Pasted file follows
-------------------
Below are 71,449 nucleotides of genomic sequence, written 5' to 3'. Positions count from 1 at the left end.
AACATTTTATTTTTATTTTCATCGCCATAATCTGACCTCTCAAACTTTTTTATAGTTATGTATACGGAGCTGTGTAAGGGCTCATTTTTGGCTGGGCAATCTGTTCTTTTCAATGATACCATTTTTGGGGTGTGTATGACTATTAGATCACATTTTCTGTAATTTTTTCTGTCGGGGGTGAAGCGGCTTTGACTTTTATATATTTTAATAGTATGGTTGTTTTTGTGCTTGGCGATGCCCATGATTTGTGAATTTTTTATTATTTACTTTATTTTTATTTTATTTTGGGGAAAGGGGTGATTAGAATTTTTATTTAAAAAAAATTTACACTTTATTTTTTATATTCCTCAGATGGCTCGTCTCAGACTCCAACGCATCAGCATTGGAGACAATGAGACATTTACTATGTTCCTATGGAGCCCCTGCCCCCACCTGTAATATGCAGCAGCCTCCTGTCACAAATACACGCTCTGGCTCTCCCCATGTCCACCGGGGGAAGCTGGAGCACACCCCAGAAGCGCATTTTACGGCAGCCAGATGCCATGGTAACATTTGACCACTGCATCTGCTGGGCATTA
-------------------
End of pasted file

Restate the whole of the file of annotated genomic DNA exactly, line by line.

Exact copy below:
Below are 71,449 nucleotides of genomic sequence, written 5' to 3'. Positions count from 1 at the left end.
AACATTTTATTTTTATTTTCATCGCCATAATCTGACCTCTCAAACTTTTTTATAGTTATGTATACGGAGCTGTGTAAGGGCTCATTTTTGGCTGGGCAATCTGTTCTTTTCAATGATACCATTTTTGGGGTGTGTATGACTATTAGATCACATTTTCTGTAATTTTTTCTGTCGGGGGTGAAGCGGCTTTGACTTTTATATATTTTAATAGTATGGTTGTTTTTGTGCTTGGCGATGCCCATGATTTGTGAATTTTTTATTATTTACTTTATTTTTATTTTATTTTGGGGAAAGGGGTGATTAGAATTTTTATTTAAAAAAAATTTACACTTTATTTTTTATATTCCTCAGATGGCTCGTCTCAGACTCCAACGCATCAGCATTGGAGACAATGAGACATTTACTATGTTCCTATGGAGCCCCTGCCCCCACCTGTAATATGCAGCAGCCTCCTGTCACAAATACACGCTCTGGCTCTCCCCATGTCCACCGGGGGAAGCTGGAGCACACCCCAGAAGCGCATTTTACGGCAGCCAGATGCCATGGTAACATTTGACCACTGCATCTGCTGGGCATTA